• Moreover, financing needs are clearly expressed, which the EU, for one, should listen to. “This year at the African Climate Summit, countries were united in their call for a series of finance reforms that would have a meaningful impact on their fiscal and policy space to address climate change. These include a reduction in borrowing costs and risk premiums; debt management, restructuring and relief; scaling concessional climate finance from multilateral developments banks (MDBs); and reforms to the global tax regime.Olivia Rumble is a climate change legal and policy expert and a director of Climate Legal

 

Much more is needed for equitable partnerships to address our increasingly desperate climate needs. While I was at the conference, the Copernicus Climate Change Service issued a warning that “For the first time ever, the planet globally exceeded a key warming threshold on Friday for the first time since at least the beginning of instrument records, new data shows. Simply put, a 2-degree rise in global temperatures was considered as a target for the end of the century and is considered a critical threshold above which dangerous and cascading effects will occur.” COP28 has a lot to accomplish.

Helpful? Let me know in the comments…

 

 

Sustainable Development Goals (SDGs), Funding and Accountability for sustainable projects?

Sustainable Development Goals (SDGs), Funding and Accountability for sustainable projects?

What are Sustainable Development Goals? ” the United Nations adopted the new post-2015 development agenda. The new proposals – to be achieved by 2030- set 17 new ‘sustainable’ development goals (SDGs) and 169 targets. Some, like Oxfam, see the SDGs as a country budgeting and prioritization as well as an international fundraising tool. They cite that “government revenue currently funds 77% of spending…aligned with government priorities, balanced between investment and recurrent and easy to implement than donor-funded spending…” National investments are vital, but how much has the world used the SDGs to target investments and foster sustainable results?

Using results data such as that of the sectoral SDGs, countries can also ensure accountability for the policies implemented to reduce global and local inequities, but we must learn from the data. Over halfway to the goal, data is being collected, and while there is robust monitoring by countries who have built their M&E systems, other countries are faltering. “A recent report by Paris21 found even highly developed countries are still not able to report more than 40-50% of the SDG indicators” and “only 44% of SDG indicators have sufficient data for proper global and regional monitoring”. Further, there is very little evaluation or transparent accountability. Some of the data illuminate vitally need-to-know-for-better-programming. SDG data shows good news that Western and Asian countries have done better than most of the world 2015-19… but there is a lot of missing data while other data shows staggering inequities such as these:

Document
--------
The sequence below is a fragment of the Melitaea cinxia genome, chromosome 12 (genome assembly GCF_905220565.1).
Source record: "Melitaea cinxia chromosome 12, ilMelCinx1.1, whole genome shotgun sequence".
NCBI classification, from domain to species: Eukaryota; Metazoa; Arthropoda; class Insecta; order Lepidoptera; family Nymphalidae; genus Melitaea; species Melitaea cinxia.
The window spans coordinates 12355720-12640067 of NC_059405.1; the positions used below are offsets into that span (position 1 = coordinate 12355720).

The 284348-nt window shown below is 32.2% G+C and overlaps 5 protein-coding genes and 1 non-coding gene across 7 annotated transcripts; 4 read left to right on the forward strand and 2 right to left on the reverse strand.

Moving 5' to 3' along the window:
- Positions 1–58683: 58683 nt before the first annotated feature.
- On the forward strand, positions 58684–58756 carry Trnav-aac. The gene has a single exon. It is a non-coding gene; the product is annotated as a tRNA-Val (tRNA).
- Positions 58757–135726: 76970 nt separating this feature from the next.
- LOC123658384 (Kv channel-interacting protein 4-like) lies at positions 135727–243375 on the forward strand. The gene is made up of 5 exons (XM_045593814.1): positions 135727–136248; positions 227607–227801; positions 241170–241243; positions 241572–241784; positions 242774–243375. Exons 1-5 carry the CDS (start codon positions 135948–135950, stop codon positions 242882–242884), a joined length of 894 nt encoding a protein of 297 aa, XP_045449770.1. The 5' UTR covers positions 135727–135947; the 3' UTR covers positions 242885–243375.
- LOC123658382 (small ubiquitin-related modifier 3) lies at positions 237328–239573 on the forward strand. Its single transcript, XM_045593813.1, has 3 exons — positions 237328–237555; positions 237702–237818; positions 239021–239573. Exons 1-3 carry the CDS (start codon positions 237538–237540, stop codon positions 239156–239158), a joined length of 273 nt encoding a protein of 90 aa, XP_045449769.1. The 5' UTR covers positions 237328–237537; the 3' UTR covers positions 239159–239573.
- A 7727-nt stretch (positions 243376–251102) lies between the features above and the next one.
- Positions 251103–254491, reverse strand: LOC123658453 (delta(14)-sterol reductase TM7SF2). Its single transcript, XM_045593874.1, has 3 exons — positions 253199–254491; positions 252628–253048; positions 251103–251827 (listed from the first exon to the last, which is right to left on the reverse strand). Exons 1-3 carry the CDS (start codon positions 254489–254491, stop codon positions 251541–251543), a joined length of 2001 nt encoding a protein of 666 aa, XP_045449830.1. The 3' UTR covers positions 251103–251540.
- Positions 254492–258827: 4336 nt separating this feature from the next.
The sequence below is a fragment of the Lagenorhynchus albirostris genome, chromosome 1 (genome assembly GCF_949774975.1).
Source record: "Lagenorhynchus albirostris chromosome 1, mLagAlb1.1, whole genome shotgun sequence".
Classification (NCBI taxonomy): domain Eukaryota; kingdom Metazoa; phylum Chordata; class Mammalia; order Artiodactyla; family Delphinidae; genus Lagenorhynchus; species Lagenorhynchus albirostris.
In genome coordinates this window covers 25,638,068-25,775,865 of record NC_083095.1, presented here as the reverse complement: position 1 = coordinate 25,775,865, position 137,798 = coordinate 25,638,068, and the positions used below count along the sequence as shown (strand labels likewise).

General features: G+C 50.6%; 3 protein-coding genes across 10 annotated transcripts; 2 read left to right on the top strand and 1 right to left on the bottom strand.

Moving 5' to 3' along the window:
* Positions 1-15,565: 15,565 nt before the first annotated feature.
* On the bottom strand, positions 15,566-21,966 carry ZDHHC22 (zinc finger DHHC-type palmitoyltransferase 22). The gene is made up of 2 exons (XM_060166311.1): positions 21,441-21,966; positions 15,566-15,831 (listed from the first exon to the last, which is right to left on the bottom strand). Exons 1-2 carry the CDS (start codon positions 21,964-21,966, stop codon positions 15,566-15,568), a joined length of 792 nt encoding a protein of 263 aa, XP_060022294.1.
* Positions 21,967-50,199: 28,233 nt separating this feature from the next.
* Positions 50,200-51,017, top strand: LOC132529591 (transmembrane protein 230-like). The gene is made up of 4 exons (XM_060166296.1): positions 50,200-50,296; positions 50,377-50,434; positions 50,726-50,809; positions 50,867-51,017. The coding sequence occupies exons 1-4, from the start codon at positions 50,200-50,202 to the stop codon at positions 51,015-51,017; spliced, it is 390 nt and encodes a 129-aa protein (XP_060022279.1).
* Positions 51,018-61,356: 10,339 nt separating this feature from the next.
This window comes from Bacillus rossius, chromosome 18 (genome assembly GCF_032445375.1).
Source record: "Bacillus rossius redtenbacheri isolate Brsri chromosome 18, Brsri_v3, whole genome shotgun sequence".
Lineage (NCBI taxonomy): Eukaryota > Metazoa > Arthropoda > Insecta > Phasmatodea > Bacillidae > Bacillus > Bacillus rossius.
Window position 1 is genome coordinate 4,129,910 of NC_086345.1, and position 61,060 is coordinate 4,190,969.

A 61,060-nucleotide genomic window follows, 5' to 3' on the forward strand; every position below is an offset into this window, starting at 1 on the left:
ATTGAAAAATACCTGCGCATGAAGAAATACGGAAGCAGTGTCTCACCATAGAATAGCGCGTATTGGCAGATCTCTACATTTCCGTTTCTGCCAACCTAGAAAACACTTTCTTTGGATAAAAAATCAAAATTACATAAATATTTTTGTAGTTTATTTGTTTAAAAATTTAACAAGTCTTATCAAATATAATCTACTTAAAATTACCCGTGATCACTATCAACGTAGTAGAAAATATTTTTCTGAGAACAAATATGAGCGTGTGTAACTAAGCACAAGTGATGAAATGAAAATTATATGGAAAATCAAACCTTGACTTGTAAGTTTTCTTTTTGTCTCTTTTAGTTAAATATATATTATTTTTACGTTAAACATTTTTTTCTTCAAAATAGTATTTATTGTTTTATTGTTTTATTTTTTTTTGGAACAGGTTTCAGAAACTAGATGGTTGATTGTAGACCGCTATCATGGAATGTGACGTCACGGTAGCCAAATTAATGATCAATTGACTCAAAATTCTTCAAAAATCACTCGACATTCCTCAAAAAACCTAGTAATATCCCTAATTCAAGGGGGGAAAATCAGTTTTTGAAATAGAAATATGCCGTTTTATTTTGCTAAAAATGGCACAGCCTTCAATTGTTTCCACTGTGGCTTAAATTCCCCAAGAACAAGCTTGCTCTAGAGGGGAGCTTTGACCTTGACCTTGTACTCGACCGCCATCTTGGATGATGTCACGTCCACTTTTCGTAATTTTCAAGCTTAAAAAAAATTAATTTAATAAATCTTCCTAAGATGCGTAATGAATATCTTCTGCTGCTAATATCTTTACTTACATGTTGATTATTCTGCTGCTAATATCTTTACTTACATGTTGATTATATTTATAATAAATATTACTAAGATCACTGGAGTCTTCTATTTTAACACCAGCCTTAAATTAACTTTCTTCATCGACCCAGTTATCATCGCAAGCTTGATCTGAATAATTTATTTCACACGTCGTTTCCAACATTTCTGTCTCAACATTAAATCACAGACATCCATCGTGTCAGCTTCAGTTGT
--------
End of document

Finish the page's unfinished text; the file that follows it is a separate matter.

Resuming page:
• In Vietnam, a child born into the majority Kinh, or Viet, ethnic group is three and a half times less likely to die in his or her first five years than a child from other Vietnamese ethnic groups.
  • In the United States, a black woman is four times more likely to die in childbirth than a white woman.

So are we using the SDG data to better target funding and improve design? This is the kind of evaluative learning (or at least sharing by those that are doing it :)) that is missing. As my colleague and friend Sanjeev Sridharan writes on Rethinking Evaluation, “As a field we need to more clearly understand evaluation’s role in addressing inequities and promoting inclusion” including “Promoting a Culture of Learning for Evaluation – these include focus on utilization and integration of evaluation into policy and programs.” How well learning is integrating is unknown.